Random Without Replacement in a BP

In the previous post we looked at how we can play back sounds from random locations as a way of improving the general ambience within an area.
This post will look at a way we can improve things further by allowing us to do ‘random without replacement’ so that the random locations chosen for playback aren’t repeated. This functionality already exists within SoundCues using the Random node.

Unfortunately, there is no standard node for doing this in a BP – so we’re going to have to build it ourselves…

The resulting system is a little large, in terms of BP nodes, so I’m going to create a new Macro and build within there – this will help to keep my BPs tidy and easily ‘readable’, it will also mean the new functionality can be reused across projects easily.
We will cover the creation of the random without replacement macro, but you can download the macro here if you want.

You can create a new macro directly from within a BP using the Add Macro option.

However, this macro would then only be accessible within that BP. If you want to create a macro that you can use across your project, and even share with other projects then you need to create a Macro Library within the Content Browser. Use the Add New – Blueprints – Blueprint Macro Library option.

You’ll then be asked to choose the ‘Parent Class’ for your macro – the advice from Epic is to use ‘Actor’ as this will enable you to do more in terms of accessing variables and functions.
Give your new macro library asset a name, and then open it for editing.

The first step is define the inputs and outputs of your macro. Select the Inputs node, and in the Details window create the following Inputs and Outputs:

The Exec In triggers the macro’s functionality.
The Input Array is the set of items that we want to randomly choose from. We’re using the Wildcard variable type so that the macro isn’t tied to a specific type of asset – the wildcard type changes to match whatever is connected to it.
The Rand Without Replace boolean will allow us to choose whether we want to turn the ‘without replacement’ functionality on or off.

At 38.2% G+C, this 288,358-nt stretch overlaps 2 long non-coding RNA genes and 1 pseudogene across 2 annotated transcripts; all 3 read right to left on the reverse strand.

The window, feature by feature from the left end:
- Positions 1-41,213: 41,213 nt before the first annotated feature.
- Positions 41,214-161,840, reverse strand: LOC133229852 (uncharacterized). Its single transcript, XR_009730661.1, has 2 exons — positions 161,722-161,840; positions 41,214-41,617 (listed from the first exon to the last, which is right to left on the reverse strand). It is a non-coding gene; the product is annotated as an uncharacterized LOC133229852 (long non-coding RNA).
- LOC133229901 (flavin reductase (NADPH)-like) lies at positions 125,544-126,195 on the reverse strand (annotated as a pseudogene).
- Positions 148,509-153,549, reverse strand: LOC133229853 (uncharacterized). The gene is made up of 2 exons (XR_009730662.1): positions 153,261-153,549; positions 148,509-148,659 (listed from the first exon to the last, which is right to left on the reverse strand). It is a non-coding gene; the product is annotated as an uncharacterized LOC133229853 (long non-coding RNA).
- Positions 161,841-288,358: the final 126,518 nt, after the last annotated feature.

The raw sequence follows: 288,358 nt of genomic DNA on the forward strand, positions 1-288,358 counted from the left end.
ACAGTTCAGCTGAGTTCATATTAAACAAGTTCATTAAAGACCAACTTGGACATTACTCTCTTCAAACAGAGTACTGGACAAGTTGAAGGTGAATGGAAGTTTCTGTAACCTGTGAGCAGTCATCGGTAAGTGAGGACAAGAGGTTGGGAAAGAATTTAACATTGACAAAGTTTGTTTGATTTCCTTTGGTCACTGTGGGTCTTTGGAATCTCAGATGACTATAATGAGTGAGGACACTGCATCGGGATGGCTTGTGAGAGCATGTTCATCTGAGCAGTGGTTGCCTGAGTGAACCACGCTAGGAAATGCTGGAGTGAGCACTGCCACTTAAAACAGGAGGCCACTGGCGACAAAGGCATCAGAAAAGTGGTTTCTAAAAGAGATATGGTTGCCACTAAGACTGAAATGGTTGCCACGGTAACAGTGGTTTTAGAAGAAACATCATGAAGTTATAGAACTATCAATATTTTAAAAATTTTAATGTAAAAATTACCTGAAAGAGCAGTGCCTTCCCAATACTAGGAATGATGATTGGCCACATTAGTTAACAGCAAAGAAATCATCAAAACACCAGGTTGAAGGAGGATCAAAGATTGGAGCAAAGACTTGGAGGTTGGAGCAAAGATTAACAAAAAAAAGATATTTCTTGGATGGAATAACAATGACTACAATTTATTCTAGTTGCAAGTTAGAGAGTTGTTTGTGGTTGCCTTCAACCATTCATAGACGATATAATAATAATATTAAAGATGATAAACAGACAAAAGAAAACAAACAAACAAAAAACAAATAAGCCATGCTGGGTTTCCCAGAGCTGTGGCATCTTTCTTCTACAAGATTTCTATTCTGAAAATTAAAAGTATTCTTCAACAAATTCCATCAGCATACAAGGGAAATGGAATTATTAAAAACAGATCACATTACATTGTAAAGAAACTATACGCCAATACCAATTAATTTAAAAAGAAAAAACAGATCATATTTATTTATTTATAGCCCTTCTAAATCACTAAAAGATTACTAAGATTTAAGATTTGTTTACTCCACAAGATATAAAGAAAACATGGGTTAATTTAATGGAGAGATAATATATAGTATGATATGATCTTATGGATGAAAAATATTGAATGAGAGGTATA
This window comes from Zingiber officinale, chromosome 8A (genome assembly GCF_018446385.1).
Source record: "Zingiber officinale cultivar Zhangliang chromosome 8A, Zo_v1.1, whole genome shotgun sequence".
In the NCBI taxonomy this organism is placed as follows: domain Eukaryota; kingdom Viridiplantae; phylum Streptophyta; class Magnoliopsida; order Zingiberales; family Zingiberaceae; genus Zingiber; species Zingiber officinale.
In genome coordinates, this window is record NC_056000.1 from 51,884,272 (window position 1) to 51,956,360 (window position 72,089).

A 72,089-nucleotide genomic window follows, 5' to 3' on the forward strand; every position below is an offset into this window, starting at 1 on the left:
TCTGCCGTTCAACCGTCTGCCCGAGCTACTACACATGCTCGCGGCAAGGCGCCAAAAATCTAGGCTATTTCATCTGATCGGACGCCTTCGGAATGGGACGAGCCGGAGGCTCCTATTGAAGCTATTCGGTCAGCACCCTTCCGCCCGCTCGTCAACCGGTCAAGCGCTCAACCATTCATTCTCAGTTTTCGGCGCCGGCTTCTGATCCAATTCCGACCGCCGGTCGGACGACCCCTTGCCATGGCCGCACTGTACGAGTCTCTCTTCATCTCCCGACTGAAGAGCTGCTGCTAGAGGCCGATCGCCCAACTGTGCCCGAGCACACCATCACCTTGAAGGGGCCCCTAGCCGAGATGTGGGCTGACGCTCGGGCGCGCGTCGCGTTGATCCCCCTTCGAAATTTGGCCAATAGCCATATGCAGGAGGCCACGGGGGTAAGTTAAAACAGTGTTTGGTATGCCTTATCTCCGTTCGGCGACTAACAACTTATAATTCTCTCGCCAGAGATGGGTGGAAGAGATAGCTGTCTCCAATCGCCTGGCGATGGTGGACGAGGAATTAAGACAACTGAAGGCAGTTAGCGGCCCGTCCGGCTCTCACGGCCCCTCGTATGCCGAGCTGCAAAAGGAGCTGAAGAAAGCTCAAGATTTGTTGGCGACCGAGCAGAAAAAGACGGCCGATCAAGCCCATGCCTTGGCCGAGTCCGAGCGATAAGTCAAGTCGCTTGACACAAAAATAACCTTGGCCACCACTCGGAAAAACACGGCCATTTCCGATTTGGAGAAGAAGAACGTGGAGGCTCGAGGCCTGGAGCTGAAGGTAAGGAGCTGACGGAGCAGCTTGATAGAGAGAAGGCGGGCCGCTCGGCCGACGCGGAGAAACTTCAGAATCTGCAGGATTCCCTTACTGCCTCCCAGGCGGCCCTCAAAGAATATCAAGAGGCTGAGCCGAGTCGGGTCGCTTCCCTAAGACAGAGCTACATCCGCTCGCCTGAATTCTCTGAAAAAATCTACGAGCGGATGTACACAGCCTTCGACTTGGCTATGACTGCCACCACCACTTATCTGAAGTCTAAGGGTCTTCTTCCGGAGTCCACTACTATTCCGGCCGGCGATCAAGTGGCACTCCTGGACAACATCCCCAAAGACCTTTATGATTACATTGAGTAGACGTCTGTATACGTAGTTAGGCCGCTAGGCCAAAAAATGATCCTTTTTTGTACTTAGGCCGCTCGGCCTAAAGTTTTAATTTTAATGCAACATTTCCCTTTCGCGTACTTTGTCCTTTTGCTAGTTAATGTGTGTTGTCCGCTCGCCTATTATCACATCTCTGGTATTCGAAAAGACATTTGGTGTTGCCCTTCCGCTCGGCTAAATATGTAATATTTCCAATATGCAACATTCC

The Exec Out is triggered after the macro has completed it’s task.
The Array Item output passes the randomly selected item.

The first step is generate a random number:

We get the Length of the input array, subtract ‘1’ from it (like we did in the previous blog post) and then use this to set the maximum of our random range – remember, array items are indexed starting with a value ‘0’, so the possible range needs to be 1 less than the length.
We’re using a Local Integer to store this random value, so that we can use it further down the chain.
Next we need to check the status of our ‘Rand Without Replace’ boolean:

And then set up what will happen for each state.
If the bool is set to ‘False’, it’s pretty simple – just use the randomly generated value to Get the appropriate item from the Input Array and pass it to the Output:

The system for ‘True’ is a bit more complex, so we’ll build it in stages…
First, create this:

We’ve create a Local Array of Integers to store the randomly generated value, and we check this array to see if it Contains the current random value already, if it does we simply generate another random value and check again (the Reroute node is useful when you want to loop back on yourself, or to help keep connections readable). If the random value is not present within the local array then we Add it for the next pass through.
Now extend to this:

We need to know when we’ve generated every possible value so that we can reset our system and go back through the whole Input Array again. So we compare the Length of the local array with that of the Input Array and if they are equal to each other (==) then we Clear the local array to empty it and start again. If the two lengths are not equal then there are still some values left and we can go straight to the output. At the output (like we did earlier) we simply Get the item from the Input Array and pass it out.